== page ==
For Pete's Sake

Six thoughts on the Union’s 2019 schedule

With a great deal of pomp and circumstance, MLS unveiled its 2019 schedule yesterday afternoon.

While we already knew the Union’s first two matches — a home opener with Toronto and a road dance with Sporting Kansas City — the announcement filled in the other 32 spots on the calendar.

Projecting results halfway through the offseason onto a plain list of fixtures is certainly a fool’s errand, as resident snarky Twitter hero Matt De George observed yesterday.

While this might prove to be the most accurate prognostication, there are some things we can conclude from the schedule. What parts of the season will be a slog? How will international competition affect the Union? What road games are worth investigating?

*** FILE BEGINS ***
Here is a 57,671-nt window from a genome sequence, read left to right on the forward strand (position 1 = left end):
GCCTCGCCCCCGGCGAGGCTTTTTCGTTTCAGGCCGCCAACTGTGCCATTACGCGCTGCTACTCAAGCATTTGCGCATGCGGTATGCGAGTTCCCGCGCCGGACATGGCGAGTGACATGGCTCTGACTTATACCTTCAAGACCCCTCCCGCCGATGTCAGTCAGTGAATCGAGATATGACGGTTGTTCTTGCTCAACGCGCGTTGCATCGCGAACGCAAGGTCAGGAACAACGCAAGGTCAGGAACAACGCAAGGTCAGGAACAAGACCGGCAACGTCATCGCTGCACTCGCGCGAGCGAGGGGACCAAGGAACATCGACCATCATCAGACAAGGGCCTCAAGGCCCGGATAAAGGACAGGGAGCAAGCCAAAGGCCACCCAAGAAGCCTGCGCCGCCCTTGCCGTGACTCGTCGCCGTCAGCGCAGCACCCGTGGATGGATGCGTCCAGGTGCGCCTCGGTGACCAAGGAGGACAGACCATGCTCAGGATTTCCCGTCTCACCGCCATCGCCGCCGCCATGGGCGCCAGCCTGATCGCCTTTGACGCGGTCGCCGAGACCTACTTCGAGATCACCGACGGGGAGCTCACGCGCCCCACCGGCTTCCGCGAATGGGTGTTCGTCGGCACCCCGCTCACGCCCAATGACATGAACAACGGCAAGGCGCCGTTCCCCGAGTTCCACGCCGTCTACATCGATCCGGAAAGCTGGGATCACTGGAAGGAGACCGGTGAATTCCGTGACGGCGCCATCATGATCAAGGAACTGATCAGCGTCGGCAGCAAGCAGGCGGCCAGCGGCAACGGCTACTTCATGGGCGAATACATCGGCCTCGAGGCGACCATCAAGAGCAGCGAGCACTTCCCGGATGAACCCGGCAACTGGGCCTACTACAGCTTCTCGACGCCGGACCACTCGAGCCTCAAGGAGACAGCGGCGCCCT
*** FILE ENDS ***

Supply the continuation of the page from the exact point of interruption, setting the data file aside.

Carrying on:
• A tough start. It isn’t exactly a favorable first five fixtures for Philadelphia. The Union haven’t beaten Toronto in their last seven matchups (0-5-2), including a playoff defeat, while Sporting had the best record in the West last season. Next, the Union are on the road in Atlanta, taking on the defending champions. Games at home versus the always-tedious Columbus Crew and away against expansion squad FC Cincinnati round out a difficult March. The Union stumbled out of the blocks in both 2017 and 2018, putting them in a tough position even as they heated up over the summer months. Another tough start will do little to earn the trust of a skeptical fan base.